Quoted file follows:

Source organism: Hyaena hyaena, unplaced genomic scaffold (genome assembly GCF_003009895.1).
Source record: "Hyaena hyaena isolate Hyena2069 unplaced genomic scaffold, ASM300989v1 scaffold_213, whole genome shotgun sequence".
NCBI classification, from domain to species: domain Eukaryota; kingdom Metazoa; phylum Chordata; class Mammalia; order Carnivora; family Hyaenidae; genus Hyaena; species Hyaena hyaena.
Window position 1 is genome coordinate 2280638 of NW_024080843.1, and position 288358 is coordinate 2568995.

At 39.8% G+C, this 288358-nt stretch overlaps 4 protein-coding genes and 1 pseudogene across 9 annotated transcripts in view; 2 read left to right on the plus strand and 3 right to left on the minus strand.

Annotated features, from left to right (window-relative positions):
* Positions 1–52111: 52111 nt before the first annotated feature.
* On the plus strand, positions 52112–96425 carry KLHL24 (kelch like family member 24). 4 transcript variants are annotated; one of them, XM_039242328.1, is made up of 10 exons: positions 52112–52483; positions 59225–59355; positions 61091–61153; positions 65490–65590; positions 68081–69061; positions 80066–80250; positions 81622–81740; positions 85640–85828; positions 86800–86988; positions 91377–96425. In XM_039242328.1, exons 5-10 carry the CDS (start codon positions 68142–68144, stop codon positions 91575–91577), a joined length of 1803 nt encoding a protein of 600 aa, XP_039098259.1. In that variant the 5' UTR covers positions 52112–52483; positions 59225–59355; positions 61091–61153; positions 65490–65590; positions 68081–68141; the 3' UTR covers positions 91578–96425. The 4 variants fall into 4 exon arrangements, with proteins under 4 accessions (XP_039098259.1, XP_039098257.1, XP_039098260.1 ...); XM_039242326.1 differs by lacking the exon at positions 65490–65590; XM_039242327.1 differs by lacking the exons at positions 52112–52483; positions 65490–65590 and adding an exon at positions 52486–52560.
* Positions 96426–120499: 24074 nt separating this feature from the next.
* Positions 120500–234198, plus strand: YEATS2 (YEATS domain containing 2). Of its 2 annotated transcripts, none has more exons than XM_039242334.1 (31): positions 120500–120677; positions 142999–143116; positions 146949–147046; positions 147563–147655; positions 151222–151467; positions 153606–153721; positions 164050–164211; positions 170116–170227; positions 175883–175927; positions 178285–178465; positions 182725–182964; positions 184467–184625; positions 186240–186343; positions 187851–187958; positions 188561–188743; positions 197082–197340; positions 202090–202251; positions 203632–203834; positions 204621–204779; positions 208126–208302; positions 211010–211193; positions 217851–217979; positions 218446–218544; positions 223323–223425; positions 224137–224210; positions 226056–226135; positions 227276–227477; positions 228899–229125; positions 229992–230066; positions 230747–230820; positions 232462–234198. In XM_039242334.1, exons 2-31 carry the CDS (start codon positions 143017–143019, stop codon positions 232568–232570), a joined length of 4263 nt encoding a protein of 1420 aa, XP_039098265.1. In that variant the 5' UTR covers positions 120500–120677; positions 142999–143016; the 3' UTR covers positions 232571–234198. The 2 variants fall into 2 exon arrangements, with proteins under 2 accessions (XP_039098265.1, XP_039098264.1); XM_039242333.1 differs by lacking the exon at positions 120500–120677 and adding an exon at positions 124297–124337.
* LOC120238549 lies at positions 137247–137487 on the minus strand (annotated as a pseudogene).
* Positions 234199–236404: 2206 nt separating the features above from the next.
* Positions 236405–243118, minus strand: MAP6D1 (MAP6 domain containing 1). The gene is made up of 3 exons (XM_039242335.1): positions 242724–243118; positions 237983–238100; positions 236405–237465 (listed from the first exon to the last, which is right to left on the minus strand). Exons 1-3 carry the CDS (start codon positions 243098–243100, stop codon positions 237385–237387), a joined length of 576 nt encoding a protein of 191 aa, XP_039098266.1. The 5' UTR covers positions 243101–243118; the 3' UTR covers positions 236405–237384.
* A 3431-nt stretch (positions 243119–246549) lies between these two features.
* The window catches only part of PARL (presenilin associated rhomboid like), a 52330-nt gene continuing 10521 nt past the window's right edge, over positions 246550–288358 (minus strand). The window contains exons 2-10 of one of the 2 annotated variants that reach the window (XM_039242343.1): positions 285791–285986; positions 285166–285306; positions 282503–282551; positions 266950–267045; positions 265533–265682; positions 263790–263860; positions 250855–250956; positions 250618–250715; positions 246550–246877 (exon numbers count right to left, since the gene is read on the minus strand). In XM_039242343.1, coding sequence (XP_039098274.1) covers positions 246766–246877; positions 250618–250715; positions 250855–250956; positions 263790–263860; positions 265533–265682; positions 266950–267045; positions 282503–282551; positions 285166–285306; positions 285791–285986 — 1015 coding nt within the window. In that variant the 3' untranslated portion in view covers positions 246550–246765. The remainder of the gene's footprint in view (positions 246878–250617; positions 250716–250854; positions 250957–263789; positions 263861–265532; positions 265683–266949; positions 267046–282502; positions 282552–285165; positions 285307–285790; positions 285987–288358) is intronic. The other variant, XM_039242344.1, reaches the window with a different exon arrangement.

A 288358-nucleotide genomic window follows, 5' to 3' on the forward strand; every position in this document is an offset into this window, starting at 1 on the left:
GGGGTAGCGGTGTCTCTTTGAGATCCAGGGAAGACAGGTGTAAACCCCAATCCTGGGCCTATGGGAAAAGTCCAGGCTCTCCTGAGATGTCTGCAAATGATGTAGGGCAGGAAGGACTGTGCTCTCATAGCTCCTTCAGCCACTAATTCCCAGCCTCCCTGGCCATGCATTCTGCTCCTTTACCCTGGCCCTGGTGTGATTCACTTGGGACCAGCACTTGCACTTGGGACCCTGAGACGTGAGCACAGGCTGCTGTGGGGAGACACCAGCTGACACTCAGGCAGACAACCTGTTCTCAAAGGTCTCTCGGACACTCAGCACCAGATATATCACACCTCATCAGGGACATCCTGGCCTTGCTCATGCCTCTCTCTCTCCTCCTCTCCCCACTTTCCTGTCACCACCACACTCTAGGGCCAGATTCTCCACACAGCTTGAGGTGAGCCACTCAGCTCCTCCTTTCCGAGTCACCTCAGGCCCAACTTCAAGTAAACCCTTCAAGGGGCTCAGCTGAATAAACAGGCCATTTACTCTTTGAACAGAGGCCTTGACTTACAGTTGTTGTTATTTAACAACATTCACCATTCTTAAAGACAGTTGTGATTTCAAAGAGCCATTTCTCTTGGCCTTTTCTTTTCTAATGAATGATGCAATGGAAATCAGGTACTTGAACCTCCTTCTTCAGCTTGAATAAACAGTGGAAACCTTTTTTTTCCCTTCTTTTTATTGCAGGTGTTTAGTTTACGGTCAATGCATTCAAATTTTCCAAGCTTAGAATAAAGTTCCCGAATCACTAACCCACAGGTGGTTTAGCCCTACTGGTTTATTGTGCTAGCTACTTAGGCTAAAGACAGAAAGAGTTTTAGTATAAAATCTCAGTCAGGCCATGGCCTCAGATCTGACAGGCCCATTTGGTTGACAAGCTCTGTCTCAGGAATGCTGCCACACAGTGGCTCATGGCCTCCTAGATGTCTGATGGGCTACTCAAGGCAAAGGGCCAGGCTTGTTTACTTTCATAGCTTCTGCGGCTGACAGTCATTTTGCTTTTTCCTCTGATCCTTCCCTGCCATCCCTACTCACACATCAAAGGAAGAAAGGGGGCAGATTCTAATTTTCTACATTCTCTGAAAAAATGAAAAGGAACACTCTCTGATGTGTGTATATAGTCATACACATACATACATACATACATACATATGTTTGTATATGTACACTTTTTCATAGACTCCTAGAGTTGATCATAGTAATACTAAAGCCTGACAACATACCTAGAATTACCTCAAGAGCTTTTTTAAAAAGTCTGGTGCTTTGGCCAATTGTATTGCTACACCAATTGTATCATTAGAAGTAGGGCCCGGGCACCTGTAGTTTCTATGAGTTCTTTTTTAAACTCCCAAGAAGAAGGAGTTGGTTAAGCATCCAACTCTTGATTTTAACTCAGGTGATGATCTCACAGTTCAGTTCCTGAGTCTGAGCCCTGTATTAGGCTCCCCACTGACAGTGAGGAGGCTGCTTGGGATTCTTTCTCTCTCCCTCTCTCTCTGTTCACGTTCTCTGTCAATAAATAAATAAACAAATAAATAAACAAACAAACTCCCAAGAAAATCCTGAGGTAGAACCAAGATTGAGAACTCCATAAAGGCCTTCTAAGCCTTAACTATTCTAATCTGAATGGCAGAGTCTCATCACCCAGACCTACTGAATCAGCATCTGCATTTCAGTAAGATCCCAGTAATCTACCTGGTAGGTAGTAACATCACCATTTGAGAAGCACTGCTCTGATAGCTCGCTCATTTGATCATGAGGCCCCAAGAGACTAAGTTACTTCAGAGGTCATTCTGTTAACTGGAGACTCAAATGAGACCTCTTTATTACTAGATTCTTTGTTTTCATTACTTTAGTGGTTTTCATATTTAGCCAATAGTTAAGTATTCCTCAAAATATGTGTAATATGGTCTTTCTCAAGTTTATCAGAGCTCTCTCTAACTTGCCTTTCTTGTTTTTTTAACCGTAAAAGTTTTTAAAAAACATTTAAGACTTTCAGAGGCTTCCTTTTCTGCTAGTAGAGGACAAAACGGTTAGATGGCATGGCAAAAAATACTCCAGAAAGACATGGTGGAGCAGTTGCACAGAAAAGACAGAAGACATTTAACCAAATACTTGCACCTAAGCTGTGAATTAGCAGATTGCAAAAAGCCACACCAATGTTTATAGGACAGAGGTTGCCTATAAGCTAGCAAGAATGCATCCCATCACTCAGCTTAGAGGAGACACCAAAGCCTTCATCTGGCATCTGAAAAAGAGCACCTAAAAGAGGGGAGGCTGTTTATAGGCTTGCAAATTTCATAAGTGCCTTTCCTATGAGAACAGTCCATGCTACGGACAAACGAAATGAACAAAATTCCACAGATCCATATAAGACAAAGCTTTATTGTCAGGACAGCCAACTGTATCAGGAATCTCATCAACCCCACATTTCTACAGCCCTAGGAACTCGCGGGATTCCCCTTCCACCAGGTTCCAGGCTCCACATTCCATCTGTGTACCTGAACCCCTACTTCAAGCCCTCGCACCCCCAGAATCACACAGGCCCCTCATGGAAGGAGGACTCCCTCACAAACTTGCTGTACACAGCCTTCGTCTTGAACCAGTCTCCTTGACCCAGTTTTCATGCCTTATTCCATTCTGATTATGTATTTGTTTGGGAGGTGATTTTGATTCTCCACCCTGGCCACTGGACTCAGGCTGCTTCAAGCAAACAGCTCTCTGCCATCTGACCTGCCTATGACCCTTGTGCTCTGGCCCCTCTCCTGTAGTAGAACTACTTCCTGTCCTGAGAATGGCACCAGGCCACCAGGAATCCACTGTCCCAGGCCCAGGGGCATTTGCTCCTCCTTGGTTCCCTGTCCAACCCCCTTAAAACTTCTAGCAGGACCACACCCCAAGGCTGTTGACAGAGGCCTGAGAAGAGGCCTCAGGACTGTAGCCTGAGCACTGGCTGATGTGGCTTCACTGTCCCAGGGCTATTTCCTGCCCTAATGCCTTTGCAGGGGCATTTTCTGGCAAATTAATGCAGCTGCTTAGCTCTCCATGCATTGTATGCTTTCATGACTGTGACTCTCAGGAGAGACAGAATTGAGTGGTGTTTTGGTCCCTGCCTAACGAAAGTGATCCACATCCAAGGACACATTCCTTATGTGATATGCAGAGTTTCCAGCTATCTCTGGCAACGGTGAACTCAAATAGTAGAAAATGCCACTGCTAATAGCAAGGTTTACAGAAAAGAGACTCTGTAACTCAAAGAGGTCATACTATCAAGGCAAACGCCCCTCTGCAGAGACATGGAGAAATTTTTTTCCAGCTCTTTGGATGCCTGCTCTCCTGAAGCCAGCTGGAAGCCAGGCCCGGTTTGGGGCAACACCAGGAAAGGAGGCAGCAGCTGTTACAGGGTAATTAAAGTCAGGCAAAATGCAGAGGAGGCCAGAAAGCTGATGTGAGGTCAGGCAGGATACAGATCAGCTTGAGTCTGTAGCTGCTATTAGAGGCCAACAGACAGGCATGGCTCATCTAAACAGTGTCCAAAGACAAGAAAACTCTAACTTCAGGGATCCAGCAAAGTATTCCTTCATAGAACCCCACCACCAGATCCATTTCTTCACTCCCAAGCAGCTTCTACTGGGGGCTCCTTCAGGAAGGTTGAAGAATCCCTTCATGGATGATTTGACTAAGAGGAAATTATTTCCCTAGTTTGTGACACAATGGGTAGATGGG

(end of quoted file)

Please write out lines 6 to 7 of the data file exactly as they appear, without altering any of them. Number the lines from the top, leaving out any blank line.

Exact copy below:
Annotated features, from left to right (window-relative positions):
* Positions 1–52111: 52111 nt before the first annotated feature.